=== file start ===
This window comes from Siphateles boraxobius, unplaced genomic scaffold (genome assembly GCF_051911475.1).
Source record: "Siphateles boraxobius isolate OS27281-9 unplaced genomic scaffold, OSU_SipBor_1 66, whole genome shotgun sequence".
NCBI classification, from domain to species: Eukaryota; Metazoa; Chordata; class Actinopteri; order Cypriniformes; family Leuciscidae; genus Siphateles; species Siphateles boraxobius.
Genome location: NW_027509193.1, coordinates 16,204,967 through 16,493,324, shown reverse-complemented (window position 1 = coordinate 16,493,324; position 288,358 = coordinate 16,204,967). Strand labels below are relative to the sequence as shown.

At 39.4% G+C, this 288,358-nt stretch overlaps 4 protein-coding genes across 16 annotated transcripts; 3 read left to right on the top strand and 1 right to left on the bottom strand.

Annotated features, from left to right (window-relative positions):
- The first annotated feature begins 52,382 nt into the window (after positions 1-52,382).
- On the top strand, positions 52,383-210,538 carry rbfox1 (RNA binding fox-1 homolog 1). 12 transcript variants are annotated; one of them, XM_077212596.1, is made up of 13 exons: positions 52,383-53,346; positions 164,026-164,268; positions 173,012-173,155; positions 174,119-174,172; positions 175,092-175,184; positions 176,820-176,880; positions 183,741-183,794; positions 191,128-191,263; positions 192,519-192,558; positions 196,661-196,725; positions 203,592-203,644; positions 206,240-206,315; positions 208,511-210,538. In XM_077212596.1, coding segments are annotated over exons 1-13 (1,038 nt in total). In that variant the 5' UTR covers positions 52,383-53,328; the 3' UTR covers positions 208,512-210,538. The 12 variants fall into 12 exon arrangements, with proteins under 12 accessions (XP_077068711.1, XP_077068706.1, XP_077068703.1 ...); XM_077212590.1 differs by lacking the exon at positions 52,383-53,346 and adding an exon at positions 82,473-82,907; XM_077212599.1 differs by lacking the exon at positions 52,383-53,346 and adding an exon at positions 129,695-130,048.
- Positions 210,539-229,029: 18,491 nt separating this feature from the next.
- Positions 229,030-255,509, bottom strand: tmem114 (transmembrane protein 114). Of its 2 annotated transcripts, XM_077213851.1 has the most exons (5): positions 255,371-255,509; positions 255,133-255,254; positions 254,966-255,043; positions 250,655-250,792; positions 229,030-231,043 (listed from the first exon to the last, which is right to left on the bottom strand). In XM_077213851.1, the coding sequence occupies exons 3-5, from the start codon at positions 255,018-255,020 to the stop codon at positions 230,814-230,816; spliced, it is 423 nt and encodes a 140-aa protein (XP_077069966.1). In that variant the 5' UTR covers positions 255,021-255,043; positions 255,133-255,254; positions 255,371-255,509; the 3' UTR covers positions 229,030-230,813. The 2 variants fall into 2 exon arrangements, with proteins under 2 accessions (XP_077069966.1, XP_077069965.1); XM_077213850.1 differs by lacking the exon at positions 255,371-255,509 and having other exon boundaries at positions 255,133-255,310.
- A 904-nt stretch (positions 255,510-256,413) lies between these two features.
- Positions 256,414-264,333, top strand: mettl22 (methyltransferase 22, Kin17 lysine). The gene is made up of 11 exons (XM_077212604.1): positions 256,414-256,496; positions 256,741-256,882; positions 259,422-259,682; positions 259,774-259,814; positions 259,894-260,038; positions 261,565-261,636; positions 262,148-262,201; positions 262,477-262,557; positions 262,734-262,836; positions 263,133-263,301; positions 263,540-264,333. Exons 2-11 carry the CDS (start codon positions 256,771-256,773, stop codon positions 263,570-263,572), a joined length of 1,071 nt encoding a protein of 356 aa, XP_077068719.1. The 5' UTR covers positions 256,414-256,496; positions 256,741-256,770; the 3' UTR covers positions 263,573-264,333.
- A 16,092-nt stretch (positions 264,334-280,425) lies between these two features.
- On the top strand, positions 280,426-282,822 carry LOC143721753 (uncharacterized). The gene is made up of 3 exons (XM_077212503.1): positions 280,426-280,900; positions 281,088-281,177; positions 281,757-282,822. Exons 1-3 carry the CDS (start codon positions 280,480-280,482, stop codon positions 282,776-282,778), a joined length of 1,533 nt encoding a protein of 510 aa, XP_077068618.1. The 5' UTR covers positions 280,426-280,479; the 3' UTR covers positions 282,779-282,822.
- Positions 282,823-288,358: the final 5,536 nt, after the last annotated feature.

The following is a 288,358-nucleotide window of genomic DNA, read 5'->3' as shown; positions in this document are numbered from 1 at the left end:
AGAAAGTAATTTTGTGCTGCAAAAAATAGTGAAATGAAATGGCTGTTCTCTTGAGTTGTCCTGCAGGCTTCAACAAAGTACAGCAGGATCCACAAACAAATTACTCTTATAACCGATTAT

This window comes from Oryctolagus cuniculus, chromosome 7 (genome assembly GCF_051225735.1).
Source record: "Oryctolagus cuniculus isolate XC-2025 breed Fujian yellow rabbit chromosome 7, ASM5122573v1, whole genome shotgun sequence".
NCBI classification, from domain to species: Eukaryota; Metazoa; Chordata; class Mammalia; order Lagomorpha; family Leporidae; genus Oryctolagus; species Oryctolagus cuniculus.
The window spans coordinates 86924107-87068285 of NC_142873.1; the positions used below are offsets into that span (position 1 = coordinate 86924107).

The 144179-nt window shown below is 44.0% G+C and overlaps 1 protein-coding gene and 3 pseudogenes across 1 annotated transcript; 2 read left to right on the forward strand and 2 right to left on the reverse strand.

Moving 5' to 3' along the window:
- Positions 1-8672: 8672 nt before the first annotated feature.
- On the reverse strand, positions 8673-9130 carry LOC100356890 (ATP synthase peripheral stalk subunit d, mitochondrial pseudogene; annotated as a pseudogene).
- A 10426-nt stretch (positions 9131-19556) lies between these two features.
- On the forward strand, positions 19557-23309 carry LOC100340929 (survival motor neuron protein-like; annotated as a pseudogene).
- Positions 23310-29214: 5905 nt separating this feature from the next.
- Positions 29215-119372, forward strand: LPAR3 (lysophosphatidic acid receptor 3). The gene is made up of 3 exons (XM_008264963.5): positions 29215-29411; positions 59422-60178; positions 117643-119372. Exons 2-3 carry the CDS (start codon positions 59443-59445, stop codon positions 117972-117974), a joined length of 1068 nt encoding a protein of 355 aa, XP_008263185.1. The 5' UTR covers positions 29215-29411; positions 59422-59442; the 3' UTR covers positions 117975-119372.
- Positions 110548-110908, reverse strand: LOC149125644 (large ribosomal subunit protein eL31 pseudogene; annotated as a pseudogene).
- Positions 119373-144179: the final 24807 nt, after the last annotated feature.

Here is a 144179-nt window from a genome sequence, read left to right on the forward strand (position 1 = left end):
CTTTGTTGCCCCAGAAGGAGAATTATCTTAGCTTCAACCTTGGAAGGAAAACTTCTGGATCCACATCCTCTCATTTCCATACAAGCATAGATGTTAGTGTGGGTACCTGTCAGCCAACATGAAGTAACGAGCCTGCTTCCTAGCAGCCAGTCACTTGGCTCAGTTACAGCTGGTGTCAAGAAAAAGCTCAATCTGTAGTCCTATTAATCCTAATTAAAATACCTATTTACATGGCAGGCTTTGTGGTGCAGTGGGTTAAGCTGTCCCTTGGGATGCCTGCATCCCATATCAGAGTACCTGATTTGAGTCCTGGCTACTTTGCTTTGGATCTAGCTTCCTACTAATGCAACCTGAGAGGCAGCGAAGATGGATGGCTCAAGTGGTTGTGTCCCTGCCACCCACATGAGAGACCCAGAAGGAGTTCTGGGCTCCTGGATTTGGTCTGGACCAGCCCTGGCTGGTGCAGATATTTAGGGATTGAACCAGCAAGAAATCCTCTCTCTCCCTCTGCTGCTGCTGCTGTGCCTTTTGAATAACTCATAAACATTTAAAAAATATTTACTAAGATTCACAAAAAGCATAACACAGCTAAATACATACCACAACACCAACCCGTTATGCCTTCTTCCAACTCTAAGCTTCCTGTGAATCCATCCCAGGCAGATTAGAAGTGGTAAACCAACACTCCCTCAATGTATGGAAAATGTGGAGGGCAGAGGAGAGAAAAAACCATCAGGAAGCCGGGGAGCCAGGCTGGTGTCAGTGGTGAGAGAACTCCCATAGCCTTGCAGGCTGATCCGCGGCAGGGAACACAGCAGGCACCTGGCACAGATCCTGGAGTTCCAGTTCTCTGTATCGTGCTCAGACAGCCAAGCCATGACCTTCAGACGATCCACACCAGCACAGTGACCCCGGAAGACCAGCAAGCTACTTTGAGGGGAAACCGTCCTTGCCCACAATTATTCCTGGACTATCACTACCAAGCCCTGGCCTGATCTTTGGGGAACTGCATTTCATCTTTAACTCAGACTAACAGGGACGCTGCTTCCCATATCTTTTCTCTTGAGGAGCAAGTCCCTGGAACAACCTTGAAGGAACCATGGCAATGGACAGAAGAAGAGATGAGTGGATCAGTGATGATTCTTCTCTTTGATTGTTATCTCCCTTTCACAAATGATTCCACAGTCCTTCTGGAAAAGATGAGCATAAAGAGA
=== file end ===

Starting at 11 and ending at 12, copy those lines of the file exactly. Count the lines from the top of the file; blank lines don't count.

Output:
- A 904-nt stretch (positions 255,510-256,413) lies between these two features.
- Positions 256,414-264,333, top strand: mettl22 (methyltransferase 22, Kin17 lysine). The gene is made up of 11 exons (XM_077212604.1): positions 256,414-256,496; positions 256,741-256,882; positions 259,422-259,682; positions 259,774-259,814; positions 259,894-260,038; positions 261,565-261,636; positions 262,148-262,201; positions 262,477-262,557; positions 262,734-262,836; positions 263,133-263,301; positions 263,540-264,333. Exons 2-11 carry the CDS (start codon positions 256,771-256,773, stop codon positions 263,570-263,572), a joined length of 1,071 nt encoding a protein of 356 aa, XP_077068719.1. The 5' UTR covers positions 256,414-256,496; positions 256,741-256,770; the 3' UTR covers positions 263,573-264,333.